Dr. Elliott speaks her mind

Thursday, September 3, 2009

Lua Ya Bunches Lauren Myracle

Luv YA Bunches: Book One by Lauren Myracle I love this cover. Two unrequested MG arcs that showcase diversity on the inside and outside were dropped off at the bookstore from Amulet books. This and Michael Buckley's newly released Nerds. Both bestselling authors prove its not hard to incorporate a little diversity in books with several main characters.
Katie-Rose, Camilla, Yasaman and Violet all have flower names. This name connection doesn't come into play until later in the book. In the beginning the girls are getting ready to start the fifth grade. The chapters alternate between the girls starting with Katie Rose. With each chapter the personalities of each girl takes shape. I must admit I found Katie Rose a little annoying at first (not too much) but she did grow on me. Camilla is in with the It girls, Modessa and Quin but they mistreat her alot. Yasaman, simply wants to make friends this year and is a computer wiz. Violet is the new girl at school. Katie Rose and Yasaman are the first to become friends. They begin chatting on a myspace type site created by Yasaman. One of the things I loved about this book, the friendship of the four girls didn't just happen, it took time. Their road to friendship started on the first day, when Camilla lost her lucky bobble head turtle. Modessa frames Katie Rose. There were a few misunderstanding and hurt feelings but the girls work it out. Myracle does a wonderful job of developing each character. My favorite is Yasaman and Violet's story will touch many. Girls will easily be able to find themselves in one or all the characters. Fans of Myracle's birthday series beginning with Eleven will love Luv Ya Bunches.

Ages 10 up Luv Ya Bunches will be released on Oct 1

Sylvie and the Songman Tim Binding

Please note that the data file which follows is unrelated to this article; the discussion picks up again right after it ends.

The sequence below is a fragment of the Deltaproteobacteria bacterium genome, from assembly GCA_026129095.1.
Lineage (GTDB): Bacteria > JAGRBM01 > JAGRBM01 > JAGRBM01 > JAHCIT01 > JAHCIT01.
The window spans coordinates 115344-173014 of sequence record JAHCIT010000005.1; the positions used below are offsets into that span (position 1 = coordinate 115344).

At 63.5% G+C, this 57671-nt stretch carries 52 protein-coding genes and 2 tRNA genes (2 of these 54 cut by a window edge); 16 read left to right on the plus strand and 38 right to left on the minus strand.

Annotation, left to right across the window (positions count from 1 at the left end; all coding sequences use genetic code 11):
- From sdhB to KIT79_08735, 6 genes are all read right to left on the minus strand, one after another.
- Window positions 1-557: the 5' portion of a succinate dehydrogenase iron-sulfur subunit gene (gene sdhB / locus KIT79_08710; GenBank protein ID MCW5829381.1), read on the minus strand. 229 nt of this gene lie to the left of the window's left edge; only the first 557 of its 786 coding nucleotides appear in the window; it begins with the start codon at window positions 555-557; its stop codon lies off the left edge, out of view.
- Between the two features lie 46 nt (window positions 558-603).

Sylvie and the Songman by Tim Binding This was beautiful and sometimes creepy, I loved it. 12 yr old Sylvie lives with her dad and their dog, Mr. Jackson. Sylvie's dad is a musician, who invents strange musical instruments. He wants to discover the notes between the notes.

"But what I am trying to do is make music out of those other lost notes - the sounds and music that we've forgotten. There are so many songs that most of us never get to hear. The songs of the sea, the songs of the earth and the most precious of all, the songs of the animals. He had leaned forward, his eyes sparkling. Every animal has a song Sylvie. It's how they talk to each other and the world around them. If only we could get close to it, close to all the other music in this world, think how wonderful it would be." (from arc)


Sylvie's dad isn't the only one who believes in the power of an animals song. All the animals in the zoo except the lion have lost their voice and Mr. Jackson has lost his bark. Sylvie's dad is kidnapped. Sylvie must find her dad and figure out a way to give the animals back their songs. The only person she can trust is her friend George. He is the only non musically inclined person in the story. Though he is an artist when it comes to kites. George spends the night after the kidnapping. The two search the house for clues.


"They searched every other room but found nothing else, except Mr. Jackson's squeaky toy down the back of the sofa and a toenail clipper nestling in the fruit bowl amongst the apples. "That is truly revolting," George said, hold it at arms length. "One trembles to think where the toenails are. Now what?" (from the arc)


The magic and music make this a beautiful read. Sylvie's dad instruments caused an explosion, proving how wonderful and important music is. Sylvie is claimed by a fox. The fox gently bites her, giving the power to hear animals. The two are forever connected. Now to the creepy. I believe a characters creepiness factor is raised by its name. Binding created one that gave me serious chills. The Woodpecker Man. That is such a great name. Even without Angela Barrett's perfect fitting illustrations, a reader can easily visualize the Woodpecker Man.


The Woodpecker Man pointed and the window was covered in woodpeckers, their beaks hammering against the glass. Cracks splintered across the surface. A beak broke through, then another. Soon the whole window would shatter. "Leave us alone!" Sylvie screamed. "Leave us alone!" The Woodpecker Man stared at her, shaking his head, grinning black teeth and pink gums. He leaned back and banged his head hard against the windowpane. A thousand cracks shot across it. He wiggled his long black pointed tongue at her and dangled the triangle in triumph." (from arc)


As scary as the Woodpecker Man is, he's not the main man. Sylvie and George must find The Songman. If they find him, Sylvie can rescue her dad and put everything right. Sylvie and the Songman, was such a pleasure to read. I love it. Its a book that readers will happily and easily lose themselves in. ages 10 up